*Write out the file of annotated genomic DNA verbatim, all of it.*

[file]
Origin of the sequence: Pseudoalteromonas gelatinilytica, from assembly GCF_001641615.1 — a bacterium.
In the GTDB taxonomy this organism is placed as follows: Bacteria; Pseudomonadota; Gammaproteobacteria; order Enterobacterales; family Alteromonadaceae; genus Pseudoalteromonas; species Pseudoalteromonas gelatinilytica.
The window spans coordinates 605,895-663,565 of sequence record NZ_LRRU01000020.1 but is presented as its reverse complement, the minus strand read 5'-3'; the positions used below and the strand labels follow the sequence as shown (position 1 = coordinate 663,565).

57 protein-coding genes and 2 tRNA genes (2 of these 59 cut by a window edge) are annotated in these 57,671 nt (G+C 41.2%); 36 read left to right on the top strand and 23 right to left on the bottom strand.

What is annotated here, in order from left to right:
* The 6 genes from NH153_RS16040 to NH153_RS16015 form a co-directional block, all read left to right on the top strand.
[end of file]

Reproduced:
Origin of the sequence: Pseudoalteromonas gelatinilytica, from assembly GCF_001641615.1 — a bacterium.
In the GTDB taxonomy this organism is placed as follows: Bacteria; Pseudomonadota; Gammaproteobacteria; order Enterobacterales; family Alteromonadaceae; genus Pseudoalteromonas; species Pseudoalteromonas gelatinilytica.
The window spans coordinates 605,895-663,565 of sequence record NZ_LRRU01000020.1 but is presented as its reverse complement, the minus strand read 5'-3'; the positions used below and the strand labels follow the sequence as shown (position 1 = coordinate 663,565).

57 protein-coding genes and 2 tRNA genes (2 of these 59 cut by a window edge) are annotated in these 57,671 nt (G+C 41.2%); 36 read left to right on the top strand and 23 right to left on the bottom strand.

What is annotated here, in order from left to right:
* The 6 genes from NH153_RS16040 to NH153_RS16015 form a co-directional block, all read left to right on the top strand.